Another important factor to consider is that Motorola’s portfolio leans heavily on the mobile industry. The consortium Apple and Microsoft is part of may have acquired some key patents in the Nortel portfolio concerning the mobile industry, but Google has acquired a lot more mobile industry-related patents with Motorola. Nortel’s patent portfolio is about 6,000 patents, Motorola’s is nearly thrice that and more of the patents there are relevant to the mobile industry. Google will be paying nearly three times for Motorola’s patent portfolio, if you’re thinking of patents alone, but it also acquired nearly three times the number of patents where more are related to the mobile industry. Let’s not forget, too, that with the Motorola acquisition, Google will also get a manufacturing business, which brings us to our next point.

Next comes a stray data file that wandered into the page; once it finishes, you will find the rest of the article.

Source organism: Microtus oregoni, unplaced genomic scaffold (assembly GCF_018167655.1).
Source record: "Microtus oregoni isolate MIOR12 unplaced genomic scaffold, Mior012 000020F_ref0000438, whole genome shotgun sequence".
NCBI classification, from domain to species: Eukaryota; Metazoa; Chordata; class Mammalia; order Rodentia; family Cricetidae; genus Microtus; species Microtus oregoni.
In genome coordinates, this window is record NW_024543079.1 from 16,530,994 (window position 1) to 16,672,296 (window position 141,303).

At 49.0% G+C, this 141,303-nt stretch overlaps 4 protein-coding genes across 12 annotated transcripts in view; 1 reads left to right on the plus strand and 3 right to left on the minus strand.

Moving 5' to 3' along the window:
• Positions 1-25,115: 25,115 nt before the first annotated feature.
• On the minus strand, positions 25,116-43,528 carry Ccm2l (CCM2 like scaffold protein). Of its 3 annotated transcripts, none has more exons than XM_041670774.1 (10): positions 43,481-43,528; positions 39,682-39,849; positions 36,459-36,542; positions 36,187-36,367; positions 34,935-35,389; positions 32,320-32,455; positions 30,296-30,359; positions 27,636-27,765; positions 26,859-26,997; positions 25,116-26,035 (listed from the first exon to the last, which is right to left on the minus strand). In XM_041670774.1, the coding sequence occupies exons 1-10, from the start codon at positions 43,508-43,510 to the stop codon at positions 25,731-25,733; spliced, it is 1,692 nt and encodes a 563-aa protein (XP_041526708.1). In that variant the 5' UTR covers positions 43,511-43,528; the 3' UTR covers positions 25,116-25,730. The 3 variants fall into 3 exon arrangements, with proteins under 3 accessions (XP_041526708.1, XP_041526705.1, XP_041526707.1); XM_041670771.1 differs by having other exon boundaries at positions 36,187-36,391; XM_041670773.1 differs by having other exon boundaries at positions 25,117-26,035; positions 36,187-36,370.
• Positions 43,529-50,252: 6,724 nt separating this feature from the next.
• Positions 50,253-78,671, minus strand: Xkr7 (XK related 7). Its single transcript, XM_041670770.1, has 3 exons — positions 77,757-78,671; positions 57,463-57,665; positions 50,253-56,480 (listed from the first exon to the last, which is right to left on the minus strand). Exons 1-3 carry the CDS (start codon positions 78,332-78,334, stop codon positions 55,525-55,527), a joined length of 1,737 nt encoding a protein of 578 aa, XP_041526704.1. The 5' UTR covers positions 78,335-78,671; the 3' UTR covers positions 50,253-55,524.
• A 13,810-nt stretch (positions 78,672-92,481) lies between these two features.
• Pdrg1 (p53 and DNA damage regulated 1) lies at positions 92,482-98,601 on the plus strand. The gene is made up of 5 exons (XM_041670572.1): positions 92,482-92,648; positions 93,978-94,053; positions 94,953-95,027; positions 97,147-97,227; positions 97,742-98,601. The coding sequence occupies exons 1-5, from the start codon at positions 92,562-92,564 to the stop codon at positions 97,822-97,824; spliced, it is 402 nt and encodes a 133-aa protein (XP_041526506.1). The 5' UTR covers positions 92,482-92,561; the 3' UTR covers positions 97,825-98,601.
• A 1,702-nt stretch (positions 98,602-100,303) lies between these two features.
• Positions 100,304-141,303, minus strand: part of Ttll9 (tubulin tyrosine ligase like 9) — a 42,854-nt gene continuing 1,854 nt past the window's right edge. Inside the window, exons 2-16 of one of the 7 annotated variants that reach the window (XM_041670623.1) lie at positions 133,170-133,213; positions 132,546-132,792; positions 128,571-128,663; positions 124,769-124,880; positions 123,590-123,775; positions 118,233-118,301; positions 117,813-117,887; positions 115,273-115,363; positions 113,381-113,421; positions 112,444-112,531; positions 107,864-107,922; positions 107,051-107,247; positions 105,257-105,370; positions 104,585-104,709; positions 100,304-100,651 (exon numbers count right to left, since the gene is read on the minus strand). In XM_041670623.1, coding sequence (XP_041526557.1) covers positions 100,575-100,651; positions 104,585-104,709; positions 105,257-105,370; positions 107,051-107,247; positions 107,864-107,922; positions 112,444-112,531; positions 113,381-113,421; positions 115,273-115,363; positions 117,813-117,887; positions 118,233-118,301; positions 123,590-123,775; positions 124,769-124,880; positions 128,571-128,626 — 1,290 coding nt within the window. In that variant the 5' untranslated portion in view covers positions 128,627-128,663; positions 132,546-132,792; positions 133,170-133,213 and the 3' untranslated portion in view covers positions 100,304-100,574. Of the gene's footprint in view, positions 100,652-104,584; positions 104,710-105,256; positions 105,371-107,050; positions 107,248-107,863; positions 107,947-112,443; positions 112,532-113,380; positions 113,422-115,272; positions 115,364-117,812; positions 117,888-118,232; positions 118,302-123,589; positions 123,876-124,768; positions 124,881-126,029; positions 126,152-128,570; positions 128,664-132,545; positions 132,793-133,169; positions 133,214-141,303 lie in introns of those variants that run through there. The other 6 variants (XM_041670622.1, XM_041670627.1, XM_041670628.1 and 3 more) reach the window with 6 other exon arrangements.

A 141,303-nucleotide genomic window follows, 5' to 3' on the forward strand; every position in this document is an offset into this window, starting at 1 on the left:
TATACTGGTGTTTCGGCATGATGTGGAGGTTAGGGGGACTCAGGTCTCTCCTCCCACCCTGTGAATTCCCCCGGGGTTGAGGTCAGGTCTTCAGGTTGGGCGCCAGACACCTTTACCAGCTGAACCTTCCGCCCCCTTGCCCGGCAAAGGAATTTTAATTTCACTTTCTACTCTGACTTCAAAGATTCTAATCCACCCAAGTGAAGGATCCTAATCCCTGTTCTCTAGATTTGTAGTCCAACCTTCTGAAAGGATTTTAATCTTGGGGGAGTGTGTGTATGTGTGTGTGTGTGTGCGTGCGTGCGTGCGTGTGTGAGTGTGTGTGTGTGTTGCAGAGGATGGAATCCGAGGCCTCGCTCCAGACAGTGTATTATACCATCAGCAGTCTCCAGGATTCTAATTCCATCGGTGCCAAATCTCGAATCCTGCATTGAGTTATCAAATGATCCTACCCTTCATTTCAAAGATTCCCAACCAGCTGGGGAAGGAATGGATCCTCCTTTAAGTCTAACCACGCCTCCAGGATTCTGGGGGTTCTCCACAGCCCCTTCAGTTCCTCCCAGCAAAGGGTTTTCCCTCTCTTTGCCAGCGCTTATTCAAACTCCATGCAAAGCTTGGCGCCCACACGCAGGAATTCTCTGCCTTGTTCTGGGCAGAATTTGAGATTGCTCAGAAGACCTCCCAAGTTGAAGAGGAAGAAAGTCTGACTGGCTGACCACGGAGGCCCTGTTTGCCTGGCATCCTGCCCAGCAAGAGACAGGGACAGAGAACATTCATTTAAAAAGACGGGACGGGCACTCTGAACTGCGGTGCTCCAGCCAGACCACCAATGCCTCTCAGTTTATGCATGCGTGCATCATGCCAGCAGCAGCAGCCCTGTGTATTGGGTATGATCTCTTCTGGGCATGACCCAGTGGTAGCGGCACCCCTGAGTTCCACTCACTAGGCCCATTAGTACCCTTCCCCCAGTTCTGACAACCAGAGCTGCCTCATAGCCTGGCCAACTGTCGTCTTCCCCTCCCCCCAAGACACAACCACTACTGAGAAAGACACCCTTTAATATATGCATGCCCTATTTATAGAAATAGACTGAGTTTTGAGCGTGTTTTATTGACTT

More control over hardware
If the patents portfolio lightsaber and the protection it offers alone seem to be enough to justify Google’s acquisition of Motorola, let’s not forget that Motorola Mobility also manufactures things: phones and tablets, to be exact.
After Google acquires Motorola, the search and advertising giant will now have more control over hardware development of devices running its Android software (or Chrome, perhaps?). This is certainly a key point and it also brings with it inherent risks.
“With mobility increasingly taking center stage in the computing revolution, the combination with Motorola is an extremely important step in Google’s continuing evolution,” Page said in his announcement of the deal, a report from the AP says.